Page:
„Here are six popular theses in the philosophical and psychological literature on motivation:1. Motivation is present in the animal kingdom but does not extend throughout it.
2. Motivated beings have a capacity to represent goals and means to goals.
3. A motivation-encompassing attitude may have either a goal or a means as its object.
4. Motivation varies in strength.
5. The stronger an agent’s motivation to A is, in comparison to the agent’s motivation for alternative courses of action, the more likely the agent is to A, other things being equal.
6. Whenever agents act intentionally, there is something they are effectively motivated to do.Divergent conceptions of motivation may be at work in philosophical thought about motivational matters. My concern in this book is a notion of motivation consistent with (among other things) these six claims. Readers who accept all six claims are likely to be more interested in the result than those who do not, but I conjecture that most readers do accept all of these claims, on some reading or other. Also, readers who reject one or more of these theses or who believe that no acceptable conception of motivation is consistent with all of them will be offered good reason to change their minds!“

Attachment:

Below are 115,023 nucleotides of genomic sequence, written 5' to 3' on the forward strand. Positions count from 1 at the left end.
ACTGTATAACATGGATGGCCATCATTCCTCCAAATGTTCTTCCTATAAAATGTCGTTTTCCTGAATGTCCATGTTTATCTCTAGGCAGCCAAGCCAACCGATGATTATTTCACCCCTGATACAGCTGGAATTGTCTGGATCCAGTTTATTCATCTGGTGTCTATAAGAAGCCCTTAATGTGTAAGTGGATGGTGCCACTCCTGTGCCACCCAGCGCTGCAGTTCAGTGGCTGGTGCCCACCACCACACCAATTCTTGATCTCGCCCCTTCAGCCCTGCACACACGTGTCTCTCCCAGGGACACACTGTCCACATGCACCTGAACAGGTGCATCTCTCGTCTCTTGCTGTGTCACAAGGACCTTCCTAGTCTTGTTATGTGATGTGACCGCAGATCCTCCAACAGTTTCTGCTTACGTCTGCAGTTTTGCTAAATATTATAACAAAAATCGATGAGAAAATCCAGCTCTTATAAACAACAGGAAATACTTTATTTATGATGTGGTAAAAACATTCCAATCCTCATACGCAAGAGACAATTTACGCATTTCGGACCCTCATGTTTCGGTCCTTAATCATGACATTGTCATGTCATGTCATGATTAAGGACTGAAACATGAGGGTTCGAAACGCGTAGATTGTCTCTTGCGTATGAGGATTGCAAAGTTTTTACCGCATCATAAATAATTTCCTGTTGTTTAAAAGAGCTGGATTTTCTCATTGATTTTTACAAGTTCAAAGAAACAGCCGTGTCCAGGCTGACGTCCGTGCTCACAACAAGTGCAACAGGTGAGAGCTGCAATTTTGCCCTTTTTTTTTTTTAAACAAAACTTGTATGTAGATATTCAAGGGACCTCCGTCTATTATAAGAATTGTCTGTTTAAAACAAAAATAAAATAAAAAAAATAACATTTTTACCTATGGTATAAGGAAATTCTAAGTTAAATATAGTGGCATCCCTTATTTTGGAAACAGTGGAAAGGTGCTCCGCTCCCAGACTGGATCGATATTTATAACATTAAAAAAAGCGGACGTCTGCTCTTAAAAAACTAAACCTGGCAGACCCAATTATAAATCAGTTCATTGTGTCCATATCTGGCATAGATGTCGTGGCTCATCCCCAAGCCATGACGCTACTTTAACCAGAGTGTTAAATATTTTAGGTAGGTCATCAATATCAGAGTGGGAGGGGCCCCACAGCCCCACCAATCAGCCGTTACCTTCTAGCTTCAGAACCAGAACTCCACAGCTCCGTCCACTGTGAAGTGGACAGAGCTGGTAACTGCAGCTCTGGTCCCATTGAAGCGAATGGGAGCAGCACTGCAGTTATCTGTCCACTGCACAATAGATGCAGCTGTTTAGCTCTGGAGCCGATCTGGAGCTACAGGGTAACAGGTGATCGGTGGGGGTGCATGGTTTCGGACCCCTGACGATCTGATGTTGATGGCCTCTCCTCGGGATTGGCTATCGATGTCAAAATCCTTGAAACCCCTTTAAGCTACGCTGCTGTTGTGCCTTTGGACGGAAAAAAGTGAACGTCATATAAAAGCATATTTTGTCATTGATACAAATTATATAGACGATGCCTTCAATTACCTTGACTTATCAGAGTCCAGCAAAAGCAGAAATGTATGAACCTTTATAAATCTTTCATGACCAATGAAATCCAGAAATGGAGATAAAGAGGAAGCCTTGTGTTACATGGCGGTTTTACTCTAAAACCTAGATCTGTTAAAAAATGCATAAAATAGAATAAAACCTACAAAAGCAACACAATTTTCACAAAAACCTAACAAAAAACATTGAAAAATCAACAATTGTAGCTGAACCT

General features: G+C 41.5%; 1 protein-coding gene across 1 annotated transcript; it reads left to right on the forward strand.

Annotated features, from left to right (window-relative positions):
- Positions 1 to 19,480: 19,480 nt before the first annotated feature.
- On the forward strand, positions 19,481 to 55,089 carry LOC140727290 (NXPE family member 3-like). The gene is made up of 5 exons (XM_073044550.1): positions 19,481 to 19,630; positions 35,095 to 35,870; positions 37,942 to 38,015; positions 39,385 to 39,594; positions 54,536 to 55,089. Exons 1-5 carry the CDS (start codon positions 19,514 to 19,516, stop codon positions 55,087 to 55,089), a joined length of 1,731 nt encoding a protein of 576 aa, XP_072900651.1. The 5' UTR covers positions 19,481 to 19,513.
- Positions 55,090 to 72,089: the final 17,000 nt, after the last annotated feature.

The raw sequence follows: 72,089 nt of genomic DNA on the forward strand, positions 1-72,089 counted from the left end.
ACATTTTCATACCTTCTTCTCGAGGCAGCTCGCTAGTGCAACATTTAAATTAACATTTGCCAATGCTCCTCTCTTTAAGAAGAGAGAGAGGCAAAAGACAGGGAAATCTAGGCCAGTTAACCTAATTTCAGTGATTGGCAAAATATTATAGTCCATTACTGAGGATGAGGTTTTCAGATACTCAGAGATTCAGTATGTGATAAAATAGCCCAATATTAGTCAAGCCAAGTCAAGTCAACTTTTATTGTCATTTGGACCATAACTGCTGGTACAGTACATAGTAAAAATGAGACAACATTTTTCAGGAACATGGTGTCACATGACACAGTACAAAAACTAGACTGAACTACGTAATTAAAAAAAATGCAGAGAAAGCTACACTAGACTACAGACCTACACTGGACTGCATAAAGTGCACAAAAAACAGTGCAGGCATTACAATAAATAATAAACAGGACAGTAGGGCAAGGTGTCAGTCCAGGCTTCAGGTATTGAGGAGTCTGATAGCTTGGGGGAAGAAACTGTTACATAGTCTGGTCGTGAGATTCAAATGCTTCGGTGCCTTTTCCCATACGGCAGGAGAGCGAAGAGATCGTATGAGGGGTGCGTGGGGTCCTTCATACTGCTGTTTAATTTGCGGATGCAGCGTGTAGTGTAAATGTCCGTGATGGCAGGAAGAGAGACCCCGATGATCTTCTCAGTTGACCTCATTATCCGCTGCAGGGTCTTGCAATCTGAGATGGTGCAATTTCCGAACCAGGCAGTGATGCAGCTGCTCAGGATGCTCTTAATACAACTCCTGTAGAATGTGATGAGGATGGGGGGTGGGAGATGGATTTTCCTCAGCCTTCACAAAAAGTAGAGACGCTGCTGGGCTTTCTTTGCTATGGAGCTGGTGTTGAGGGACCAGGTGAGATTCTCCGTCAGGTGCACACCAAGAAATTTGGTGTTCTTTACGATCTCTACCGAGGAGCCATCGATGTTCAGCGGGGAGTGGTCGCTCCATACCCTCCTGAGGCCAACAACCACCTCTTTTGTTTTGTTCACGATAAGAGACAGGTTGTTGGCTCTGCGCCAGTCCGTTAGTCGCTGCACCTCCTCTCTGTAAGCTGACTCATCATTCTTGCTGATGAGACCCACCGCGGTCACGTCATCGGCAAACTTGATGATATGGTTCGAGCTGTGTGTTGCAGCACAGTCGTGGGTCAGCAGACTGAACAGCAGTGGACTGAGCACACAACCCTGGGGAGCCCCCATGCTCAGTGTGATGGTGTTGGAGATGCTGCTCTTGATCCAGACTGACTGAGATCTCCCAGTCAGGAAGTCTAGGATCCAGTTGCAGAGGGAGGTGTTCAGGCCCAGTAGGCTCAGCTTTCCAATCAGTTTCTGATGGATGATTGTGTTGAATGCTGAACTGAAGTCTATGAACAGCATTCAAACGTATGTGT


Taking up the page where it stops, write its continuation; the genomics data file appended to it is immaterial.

— Alfred Mele American philosopher 1951
Motivation and Agency (2003), Introduction